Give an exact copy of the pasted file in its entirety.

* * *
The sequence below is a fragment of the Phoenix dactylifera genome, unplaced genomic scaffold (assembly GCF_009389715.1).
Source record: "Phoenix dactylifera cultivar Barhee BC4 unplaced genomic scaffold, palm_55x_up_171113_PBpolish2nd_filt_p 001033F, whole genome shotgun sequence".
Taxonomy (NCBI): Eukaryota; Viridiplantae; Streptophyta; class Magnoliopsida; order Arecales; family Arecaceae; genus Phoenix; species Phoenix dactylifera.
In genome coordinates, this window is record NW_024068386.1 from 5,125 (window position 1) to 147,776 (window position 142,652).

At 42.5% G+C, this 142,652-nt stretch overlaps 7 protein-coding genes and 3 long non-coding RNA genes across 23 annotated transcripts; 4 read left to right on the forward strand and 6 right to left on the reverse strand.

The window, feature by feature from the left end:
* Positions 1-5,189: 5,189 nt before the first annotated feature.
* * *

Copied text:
The sequence below is a fragment of the Phoenix dactylifera genome, unplaced genomic scaffold (assembly GCF_009389715.1).
Source record: "Phoenix dactylifera cultivar Barhee BC4 unplaced genomic scaffold, palm_55x_up_171113_PBpolish2nd_filt_p 001033F, whole genome shotgun sequence".
Taxonomy (NCBI): Eukaryota; Viridiplantae; Streptophyta; class Magnoliopsida; order Arecales; family Arecaceae; genus Phoenix; species Phoenix dactylifera.
In genome coordinates, this window is record NW_024068386.1 from 5,125 (window position 1) to 147,776 (window position 142,652).

At 42.5% G+C, this 142,652-nt stretch overlaps 7 protein-coding genes and 3 long non-coding RNA genes across 23 annotated transcripts; 4 read left to right on the forward strand and 6 right to left on the reverse strand.

The window, feature by feature from the left end:
* Positions 1-5,189: 5,189 nt before the first annotated feature.